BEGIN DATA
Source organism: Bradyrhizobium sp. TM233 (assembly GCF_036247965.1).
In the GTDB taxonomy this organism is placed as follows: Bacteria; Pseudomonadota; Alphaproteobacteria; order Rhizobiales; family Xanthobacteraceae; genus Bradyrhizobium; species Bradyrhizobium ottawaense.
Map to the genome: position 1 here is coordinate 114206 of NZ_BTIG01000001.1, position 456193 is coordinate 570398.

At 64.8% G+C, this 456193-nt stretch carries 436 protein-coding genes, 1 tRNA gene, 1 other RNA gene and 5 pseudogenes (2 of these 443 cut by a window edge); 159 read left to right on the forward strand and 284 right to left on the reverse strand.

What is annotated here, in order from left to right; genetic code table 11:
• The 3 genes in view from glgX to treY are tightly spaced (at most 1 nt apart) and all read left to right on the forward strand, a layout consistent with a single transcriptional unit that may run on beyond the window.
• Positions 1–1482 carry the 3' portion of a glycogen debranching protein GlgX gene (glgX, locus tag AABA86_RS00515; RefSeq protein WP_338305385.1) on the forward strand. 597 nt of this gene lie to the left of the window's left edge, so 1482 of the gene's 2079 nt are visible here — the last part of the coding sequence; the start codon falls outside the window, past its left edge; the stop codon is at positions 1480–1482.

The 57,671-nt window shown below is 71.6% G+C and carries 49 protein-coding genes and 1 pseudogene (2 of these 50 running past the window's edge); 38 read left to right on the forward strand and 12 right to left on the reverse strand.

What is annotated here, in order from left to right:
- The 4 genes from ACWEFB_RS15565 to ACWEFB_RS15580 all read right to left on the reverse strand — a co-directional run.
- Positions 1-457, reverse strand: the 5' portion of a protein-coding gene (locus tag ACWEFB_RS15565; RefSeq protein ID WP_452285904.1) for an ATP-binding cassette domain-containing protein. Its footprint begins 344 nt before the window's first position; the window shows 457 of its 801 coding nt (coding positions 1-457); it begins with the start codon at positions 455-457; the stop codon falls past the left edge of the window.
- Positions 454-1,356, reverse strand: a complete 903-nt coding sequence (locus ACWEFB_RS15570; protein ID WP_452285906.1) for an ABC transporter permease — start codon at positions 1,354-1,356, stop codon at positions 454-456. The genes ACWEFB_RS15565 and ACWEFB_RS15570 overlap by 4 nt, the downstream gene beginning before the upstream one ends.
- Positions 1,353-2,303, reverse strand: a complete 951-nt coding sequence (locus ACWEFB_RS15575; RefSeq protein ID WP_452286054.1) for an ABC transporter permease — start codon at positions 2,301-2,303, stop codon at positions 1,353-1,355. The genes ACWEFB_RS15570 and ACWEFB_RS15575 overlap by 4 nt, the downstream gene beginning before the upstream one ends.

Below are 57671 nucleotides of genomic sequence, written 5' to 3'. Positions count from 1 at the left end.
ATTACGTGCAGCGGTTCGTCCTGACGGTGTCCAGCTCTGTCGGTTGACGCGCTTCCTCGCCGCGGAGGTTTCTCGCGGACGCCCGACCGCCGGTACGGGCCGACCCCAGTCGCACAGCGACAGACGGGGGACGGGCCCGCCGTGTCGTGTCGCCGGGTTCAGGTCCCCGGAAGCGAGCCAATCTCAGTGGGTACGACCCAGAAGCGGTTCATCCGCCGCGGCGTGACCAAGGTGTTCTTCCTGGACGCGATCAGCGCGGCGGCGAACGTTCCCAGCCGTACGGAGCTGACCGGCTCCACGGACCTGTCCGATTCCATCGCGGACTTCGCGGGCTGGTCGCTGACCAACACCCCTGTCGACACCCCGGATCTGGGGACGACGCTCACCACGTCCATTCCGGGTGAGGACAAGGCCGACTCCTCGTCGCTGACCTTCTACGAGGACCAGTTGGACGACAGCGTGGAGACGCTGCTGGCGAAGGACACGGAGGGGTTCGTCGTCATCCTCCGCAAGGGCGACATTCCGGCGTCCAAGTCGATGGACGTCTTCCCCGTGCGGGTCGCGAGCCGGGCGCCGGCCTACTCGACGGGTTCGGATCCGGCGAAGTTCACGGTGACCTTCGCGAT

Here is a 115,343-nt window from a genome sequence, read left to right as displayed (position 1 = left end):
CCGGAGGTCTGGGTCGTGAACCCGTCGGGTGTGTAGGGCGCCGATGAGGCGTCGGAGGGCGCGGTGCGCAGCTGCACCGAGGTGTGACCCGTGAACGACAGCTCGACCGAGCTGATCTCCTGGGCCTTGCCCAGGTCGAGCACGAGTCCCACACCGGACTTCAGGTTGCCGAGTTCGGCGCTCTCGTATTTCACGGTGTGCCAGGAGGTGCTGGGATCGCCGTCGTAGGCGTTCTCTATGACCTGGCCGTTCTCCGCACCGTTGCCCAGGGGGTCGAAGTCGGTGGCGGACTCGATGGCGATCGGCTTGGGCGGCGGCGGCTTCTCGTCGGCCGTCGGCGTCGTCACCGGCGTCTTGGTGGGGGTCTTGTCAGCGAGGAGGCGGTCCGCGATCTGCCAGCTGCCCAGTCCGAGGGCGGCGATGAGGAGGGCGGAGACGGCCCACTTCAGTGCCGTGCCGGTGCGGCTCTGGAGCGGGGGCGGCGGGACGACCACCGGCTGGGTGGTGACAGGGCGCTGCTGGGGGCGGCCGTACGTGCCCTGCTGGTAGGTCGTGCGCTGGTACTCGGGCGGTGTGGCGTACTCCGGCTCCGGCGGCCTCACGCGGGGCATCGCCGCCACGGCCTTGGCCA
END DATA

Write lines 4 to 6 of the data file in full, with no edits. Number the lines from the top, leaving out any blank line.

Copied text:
At 64.8% G+C, this 456193-nt stretch carries 436 protein-coding genes, 1 tRNA gene, 1 other RNA gene and 5 pseudogenes (2 of these 443 cut by a window edge); 159 read left to right on the forward strand and 284 right to left on the reverse strand.

What is annotated here, in order from left to right; genetic code table 11:
• The 3 genes in view from glgX to treY are tightly spaced (at most 1 nt apart) and all read left to right on the forward strand, a layout consistent with a single transcriptional unit that may run on beyond the window.